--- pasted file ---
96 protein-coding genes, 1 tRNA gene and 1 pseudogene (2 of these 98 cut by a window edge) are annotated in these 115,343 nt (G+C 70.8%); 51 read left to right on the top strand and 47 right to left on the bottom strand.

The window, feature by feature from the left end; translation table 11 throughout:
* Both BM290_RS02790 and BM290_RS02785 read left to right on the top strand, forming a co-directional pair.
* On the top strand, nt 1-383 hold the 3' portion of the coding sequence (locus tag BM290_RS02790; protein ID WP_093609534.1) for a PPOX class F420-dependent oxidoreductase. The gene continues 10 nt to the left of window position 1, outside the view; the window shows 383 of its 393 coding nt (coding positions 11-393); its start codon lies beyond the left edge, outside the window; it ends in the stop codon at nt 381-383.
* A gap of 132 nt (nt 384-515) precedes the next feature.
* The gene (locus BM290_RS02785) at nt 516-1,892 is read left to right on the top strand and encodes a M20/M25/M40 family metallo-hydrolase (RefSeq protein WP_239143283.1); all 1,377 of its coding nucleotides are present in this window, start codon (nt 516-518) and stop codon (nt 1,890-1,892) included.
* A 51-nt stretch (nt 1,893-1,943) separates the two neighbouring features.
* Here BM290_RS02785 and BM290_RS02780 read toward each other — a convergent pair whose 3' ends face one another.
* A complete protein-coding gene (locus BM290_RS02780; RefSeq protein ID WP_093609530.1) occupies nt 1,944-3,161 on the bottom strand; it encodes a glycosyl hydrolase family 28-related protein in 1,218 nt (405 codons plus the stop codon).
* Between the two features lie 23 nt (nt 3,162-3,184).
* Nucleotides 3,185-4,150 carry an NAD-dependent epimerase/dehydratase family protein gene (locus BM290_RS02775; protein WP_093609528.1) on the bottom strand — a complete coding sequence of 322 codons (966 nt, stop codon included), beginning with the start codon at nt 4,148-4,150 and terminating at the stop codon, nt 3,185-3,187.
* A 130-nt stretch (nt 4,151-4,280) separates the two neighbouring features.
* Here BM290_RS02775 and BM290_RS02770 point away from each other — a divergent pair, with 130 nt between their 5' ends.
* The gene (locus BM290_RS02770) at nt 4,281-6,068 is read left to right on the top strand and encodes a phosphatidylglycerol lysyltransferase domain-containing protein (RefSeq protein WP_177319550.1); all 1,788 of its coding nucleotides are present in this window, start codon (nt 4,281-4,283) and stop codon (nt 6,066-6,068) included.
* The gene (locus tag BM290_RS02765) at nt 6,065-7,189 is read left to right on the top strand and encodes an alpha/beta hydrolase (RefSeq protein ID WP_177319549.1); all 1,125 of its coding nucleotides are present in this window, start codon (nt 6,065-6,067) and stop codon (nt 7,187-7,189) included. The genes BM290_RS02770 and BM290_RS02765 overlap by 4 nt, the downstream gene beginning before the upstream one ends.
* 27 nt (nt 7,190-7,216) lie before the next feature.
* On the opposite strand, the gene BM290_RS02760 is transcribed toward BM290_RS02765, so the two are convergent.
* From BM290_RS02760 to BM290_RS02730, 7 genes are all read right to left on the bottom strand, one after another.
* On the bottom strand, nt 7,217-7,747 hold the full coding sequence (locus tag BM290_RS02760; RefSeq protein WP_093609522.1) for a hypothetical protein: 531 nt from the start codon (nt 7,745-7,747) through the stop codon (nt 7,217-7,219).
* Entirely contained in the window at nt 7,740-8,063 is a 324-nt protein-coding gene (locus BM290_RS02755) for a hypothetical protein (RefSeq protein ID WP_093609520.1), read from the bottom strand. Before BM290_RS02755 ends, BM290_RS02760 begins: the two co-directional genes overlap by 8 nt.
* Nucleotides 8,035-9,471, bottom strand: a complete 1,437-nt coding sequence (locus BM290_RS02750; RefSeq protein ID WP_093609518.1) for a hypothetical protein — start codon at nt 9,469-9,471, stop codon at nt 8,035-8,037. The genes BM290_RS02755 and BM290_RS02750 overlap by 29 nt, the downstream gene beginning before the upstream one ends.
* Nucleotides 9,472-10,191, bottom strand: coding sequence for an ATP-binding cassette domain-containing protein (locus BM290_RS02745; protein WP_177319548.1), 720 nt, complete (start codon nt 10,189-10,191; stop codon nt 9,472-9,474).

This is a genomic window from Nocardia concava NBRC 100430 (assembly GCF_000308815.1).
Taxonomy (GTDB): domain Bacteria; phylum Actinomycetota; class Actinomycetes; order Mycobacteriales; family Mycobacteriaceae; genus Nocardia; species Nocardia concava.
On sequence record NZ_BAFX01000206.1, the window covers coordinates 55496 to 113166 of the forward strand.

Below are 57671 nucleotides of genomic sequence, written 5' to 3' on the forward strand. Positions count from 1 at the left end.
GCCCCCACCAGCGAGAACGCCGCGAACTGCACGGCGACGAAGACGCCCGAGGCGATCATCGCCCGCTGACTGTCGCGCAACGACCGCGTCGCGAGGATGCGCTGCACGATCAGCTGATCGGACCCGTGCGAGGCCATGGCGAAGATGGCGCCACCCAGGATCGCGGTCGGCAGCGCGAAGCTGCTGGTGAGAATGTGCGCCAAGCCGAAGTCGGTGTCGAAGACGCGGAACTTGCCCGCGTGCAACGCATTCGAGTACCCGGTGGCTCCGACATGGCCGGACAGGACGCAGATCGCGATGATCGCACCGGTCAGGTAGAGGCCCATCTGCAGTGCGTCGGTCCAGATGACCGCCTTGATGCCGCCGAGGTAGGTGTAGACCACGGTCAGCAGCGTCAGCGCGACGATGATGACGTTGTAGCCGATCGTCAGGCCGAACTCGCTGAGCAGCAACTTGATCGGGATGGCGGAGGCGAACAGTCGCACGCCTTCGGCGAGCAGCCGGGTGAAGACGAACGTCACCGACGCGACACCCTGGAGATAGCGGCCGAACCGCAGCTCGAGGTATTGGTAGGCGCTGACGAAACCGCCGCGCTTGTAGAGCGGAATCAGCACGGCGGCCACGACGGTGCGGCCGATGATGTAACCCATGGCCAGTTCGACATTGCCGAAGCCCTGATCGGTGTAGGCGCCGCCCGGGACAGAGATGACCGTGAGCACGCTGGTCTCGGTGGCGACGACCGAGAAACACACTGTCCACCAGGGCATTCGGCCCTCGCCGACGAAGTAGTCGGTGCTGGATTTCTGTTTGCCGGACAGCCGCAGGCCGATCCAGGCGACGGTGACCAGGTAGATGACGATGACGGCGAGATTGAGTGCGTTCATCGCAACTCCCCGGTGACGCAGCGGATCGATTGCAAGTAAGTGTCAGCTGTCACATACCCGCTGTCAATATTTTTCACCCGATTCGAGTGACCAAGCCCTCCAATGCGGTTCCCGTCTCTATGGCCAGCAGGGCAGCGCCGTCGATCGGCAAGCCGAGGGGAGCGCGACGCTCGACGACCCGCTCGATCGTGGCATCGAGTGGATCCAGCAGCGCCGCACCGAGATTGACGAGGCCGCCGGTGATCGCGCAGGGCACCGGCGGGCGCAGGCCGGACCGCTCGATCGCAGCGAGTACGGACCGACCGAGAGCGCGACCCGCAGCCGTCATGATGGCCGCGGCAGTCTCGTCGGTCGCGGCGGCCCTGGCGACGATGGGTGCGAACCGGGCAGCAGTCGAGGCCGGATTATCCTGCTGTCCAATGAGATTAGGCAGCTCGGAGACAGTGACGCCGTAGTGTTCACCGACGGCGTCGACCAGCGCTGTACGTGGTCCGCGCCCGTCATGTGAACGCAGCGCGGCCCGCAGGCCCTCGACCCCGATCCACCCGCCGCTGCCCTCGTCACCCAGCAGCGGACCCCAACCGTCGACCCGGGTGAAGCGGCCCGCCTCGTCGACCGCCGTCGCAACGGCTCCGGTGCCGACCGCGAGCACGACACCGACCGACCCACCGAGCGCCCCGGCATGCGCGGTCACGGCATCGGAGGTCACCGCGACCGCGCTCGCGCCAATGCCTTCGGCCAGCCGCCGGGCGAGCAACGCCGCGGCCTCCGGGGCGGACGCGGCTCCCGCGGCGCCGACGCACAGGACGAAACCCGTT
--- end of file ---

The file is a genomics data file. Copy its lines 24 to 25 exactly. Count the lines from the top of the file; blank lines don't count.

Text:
Taxonomy (GTDB): domain Bacteria; phylum Actinomycetota; class Actinomycetes; order Mycobacteriales; family Mycobacteriaceae; genus Nocardia; species Nocardia concava.
On sequence record NZ_BAFX01000206.1, the window covers coordinates 55496 to 113166 of the forward strand.